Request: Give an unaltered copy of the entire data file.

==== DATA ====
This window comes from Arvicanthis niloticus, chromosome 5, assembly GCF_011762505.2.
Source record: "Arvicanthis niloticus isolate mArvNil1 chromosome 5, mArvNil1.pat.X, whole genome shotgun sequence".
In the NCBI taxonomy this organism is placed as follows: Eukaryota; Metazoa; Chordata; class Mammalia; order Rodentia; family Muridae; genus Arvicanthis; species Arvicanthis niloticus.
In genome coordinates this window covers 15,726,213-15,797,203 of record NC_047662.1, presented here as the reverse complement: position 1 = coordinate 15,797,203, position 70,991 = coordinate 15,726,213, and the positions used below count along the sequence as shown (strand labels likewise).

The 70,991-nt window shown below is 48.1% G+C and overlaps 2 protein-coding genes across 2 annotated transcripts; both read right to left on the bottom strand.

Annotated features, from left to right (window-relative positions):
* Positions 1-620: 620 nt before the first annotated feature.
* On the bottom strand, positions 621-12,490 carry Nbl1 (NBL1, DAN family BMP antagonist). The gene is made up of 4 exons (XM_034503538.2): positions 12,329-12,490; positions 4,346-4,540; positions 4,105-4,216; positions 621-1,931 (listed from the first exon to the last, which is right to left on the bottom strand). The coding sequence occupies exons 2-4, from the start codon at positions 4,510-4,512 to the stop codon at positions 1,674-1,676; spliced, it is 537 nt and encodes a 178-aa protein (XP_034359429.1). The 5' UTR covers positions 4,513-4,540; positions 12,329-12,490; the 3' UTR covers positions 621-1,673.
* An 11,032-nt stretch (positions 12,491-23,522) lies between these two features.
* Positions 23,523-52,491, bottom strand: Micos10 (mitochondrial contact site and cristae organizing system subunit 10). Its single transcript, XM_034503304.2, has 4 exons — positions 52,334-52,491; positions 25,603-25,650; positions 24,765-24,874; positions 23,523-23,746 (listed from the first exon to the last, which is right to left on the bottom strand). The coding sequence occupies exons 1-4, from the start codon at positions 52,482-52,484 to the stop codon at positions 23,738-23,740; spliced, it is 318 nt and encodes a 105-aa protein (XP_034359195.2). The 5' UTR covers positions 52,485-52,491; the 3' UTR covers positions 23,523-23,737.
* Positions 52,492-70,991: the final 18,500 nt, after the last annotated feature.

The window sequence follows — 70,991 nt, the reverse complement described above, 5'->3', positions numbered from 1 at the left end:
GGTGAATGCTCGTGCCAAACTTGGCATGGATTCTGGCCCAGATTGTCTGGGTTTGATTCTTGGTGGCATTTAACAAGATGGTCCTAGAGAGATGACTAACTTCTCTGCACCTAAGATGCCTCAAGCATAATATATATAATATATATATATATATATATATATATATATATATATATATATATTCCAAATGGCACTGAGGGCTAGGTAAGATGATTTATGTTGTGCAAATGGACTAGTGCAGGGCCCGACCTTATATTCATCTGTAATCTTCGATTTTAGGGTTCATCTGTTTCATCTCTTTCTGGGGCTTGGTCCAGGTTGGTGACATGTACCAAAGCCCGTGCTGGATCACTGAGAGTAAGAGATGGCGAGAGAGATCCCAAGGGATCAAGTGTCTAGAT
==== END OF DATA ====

This window comes from Arvicanthis niloticus, chromosome 5, assembly GCF_011762505.2.
Source record: "Arvicanthis niloticus isolate mArvNil1 chromosome 5, mArvNil1.pat.X, whole genome shotgun sequence".
In the NCBI taxonomy this organism is placed as follows: Eukaryota; Metazoa; Chordata; class Mammalia; order Rodentia; family Muridae; genus Arvicanthis; species Arvicanthis niloticus.
In genome coordinates this window covers 15,726,213-15,797,203 of record NC_047662.1, presented here as the reverse complement: position 1 = coordinate 15,797,203, position 70,991 = coordinate 15,726,213, and the positions used below count along the sequence as shown (strand labels likewise).

The 70,991-nt window shown below is 48.1% G+C and overlaps 2 protein-coding genes across 2 annotated transcripts; both read right to left on the bottom strand.

Annotated features, from left to right (window-relative positions):
* Positions 1-620: 620 nt before the first annotated feature.
* On the bottom strand, positions 621-12,490 carry Nbl1 (NBL1, DAN family BMP antagonist). The gene is made up of 4 exons (XM_034503538.2): positions 12,329-12,490; positions 4,346-4,540; positions 4,105-4,216; positions 621-1,931 (listed from the first exon to the last, which is right to left on the bottom strand). The coding sequence occupies exons 2-4, from the start codon at positions 4,510-4,512 to the stop codon at positions 1,674-1,676; spliced, it is 537 nt and encodes a 178-aa protein (XP_034359429.1). The 5' UTR covers positions 4,513-4,540; positions 12,329-12,490; the 3' UTR covers positions 621-1,673.
* An 11,032-nt stretch (positions 12,491-23,522) lies between these two features.
* Positions 23,523-52,491, bottom strand: Micos10 (mitochondrial contact site and cristae organizing system subunit 10). Its single transcript, XM_034503304.2, has 4 exons — positions 52,334-52,491; positions 25,603-25,650; positions 24,765-24,874; positions 23,523-23,746 (listed from the first exon to the last, which is right to left on the bottom strand). The coding sequence occupies exons 1-4, from the start codon at positions 52,482-52,484 to the stop codon at positions 23,738-23,740; spliced, it is 318 nt and encodes a 105-aa protein (XP_034359195.2). The 5' UTR covers positions 52,485-52,491; the 3' UTR covers positions 23,523-23,737.
* Positions 52,492-70,991: the final 18,500 nt, after the last annotated feature.

The window sequence follows — 70,991 nt, the reverse complement described above, 5'->3', positions numbered from 1 at the left end:
GGTGAATGCTCGTGCCAAACTTGGCATGGATTCTGGCCCAGATTGTCTGGGTTTGATTCTTGGTGGCATTTAACAAGATGGTCCTAGAGAGATGACTAACTTCTCTGCACCTAAGATGCCTCAAGCATAATATATATAATATATATATATATATATATATATATATATATATATATATATATTCCAAATGGCACTGAGGGCTAGGTAAGATGATTTATGTTGTGCAAATGGACTAGTGCAGGGCCCGACCTTATATTCATCTGTAATCTTCGATTTTAGGGTTCATCTGTTTCATCTCTTTCTGGGGCTTGGTCCAGGTTGGTGACATGTACCAAAGCCCGTGCTGGATCACTGAGAGTAAGAGATGGCGAGAGAGATCCCAAGGGATCAAGTGTCTAGAT